Caerphilly near Cardiff in South Wales has one of the most spectacular ancient castles that we used in the TV series on “Castles of Horror”, which I presented for the Discovery Channel.
Road King Classic
I rode to Caerphilly to make the programme on a Harley Road King Classic: a truly great machine, one of the very best I’ve ever ridden in the 60 years I’ve been a biker! The air-cooled V2 four stroke engine has a capacity of 1450 cc and top speed was over 96 mph. I tried her off-road on a disused stretch and we were doing well over 90 with some still in hand. She’s belt driven and has a five-speed gearbox. The Road King has a 63 inch wheelbase and weighs in at 323 kg. The 5-gallon tank makes her an excellent long-distance cruiser.
Two Ghost Stories at Caerphilly Castle
There are two persistent ghost stories attached to Caerphilly Castle which we used in the TV show: one is benign and the other very sinister. Red Gilbert, who built Caerphilly Castle, was married to the exquisitely beautiful Princess Alice of Angouleme. Gilbert neglected her and was always away fighting somewhere. Understandably, the exquisitely lovely, lonely Princess attracted the attention of a romantic Welsh Prince named Gruffudd the Fair, who came from Brithdir to the north of Caerphilly.
Gruffudd and the Treacherous Monk
They had a passionate affair, but Gruffudd had a bad twinge of conscience and confessed it all to a monk whom he thought he could trust – as it turned out, he couldn’t! The mean and treacherous little monk told Red Gilbert everything. The jealous Gilbert went ballistic and sent the lovely Alice back home to Angouleme in disgrace. Gruffudd caught up with the perfidious monk and hanged him. Unfortunately, Gilbert’s men caught up with Gruffudd and hanged him too!
Death of Princess Alice
When the news of her lover’s death reached Alice, she died of a broken heart, and her unhappy ghost returned to Caerphilly Castle, where she had known such intense happiness with Gruffudd. Many honest and reputable witnesses claim to have seen her, always dressed in green and flitting from tower to tower at Caerphilly. Her phantom stands looking northwards towards Brithdir, watching and waiting for her beloved Gruffudd to come to her.
The Evil Moat Hag
The other Caerphilly Castle ghost is the Moat Hag, a hideous, demonic creature that emerges from the stygian waters of the moat and utters screams and moans like a traditional Irish Banshee – a harbinger of death. According to legend, the Moat Hag wings her way towards a victim’s house and utters her dreaded cries of impending death. As well as being linked to the Irish Banshee legends, the Moat Hag of Caerphilly is also linked to the legends of Lilith.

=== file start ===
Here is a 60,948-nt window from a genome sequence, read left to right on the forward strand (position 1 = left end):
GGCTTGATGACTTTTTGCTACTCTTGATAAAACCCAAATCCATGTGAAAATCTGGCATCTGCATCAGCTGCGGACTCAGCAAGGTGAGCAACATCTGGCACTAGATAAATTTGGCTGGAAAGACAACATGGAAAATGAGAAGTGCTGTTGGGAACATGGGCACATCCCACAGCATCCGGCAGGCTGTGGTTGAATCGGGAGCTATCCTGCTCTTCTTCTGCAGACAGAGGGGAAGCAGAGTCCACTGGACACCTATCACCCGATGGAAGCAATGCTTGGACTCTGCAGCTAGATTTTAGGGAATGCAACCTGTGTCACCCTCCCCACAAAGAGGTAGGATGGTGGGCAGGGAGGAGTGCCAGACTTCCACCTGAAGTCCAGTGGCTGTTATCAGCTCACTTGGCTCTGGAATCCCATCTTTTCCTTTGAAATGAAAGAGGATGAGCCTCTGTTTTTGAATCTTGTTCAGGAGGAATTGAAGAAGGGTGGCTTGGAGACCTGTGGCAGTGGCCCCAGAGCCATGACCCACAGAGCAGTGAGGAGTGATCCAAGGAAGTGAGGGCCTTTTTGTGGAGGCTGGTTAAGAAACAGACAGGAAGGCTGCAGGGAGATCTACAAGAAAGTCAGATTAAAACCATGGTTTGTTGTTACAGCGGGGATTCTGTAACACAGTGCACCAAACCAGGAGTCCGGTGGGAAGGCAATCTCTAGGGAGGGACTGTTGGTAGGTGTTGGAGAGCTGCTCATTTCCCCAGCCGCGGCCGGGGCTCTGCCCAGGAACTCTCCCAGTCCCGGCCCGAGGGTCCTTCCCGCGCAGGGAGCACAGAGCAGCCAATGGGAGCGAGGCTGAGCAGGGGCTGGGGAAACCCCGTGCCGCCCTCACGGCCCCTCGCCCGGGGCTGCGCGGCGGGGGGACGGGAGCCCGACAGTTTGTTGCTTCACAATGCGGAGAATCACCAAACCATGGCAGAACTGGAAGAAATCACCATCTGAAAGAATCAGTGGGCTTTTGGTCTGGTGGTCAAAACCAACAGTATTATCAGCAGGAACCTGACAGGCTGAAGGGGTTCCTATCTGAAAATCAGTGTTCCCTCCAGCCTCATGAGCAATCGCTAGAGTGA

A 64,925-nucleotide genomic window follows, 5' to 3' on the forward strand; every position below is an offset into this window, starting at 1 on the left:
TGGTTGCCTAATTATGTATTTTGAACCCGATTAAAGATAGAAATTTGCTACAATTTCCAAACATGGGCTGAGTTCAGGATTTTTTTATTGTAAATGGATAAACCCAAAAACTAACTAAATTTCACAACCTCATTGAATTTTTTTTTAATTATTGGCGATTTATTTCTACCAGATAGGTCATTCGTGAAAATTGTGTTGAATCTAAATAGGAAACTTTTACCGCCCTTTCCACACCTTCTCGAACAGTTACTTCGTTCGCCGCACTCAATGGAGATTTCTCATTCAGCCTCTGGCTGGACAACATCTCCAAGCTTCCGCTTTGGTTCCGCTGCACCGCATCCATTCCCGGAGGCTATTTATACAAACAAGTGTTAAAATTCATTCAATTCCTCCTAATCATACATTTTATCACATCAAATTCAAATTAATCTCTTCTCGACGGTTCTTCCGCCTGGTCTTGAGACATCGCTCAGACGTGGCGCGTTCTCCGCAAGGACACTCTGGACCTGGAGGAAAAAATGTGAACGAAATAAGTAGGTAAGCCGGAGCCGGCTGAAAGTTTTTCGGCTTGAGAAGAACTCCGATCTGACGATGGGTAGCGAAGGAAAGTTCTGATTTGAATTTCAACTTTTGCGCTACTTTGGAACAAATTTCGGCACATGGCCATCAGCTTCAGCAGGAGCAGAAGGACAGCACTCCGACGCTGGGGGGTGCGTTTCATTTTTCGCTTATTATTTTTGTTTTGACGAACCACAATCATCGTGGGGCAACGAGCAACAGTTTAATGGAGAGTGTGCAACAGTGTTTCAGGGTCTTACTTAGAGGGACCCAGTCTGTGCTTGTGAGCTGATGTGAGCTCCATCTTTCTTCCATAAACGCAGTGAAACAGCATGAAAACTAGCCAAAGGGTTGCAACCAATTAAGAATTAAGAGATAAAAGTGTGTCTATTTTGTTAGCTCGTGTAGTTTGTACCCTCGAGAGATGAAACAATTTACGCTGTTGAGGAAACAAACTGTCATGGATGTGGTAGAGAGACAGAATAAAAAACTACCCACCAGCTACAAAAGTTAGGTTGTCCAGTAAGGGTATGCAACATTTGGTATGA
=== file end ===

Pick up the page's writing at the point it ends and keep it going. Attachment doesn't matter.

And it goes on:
Lilith the Screech Owl
In ancient Middle-Eastern traditions, Lilith was Adam’s first wife, who flew from him because she didn’t like sex and became a screeching owl-demon that attacked children as they lay sleeping on the flat roofs of early Middle-Eastern homes. She hated children in particular because she couldn’t have any. But what is a legendary Middle-Eastern demon doing in the moat at Caerphilly in South Wales?
Welsh Warriors Overseas
In the 11th, 12th and 13th centuries a lot of Welsh warriors – especially the famous bowmen of Gwent. Who got involved in overseas wars and Crusades to the Middle East. Did they bring strange tales home with them?
Saint Nicholas – Alias Santa Claus
Strange tales certainly do travel from the Middle East to Western Europe and the UK. The most famous of all being the good and great St Nicholas who came originally from Myra in Turkey. His generosity and kindness are still remembered during Christmas time all over the world. He would certainly approve of the magnificent charity work that the Star Bikers of Stoke on Trent do regularly. Although they have just completed their Easter Egg Charity Run. They are already planning ahead for their Christmas Toy Run on 9th December 2012. They start from the Britannia Stadium in Stoke on Trent at 11 a.m. The entry fee is £2 for the charity plus a toy. Full details from Star Bikers organisers by phone on (01782) 414831.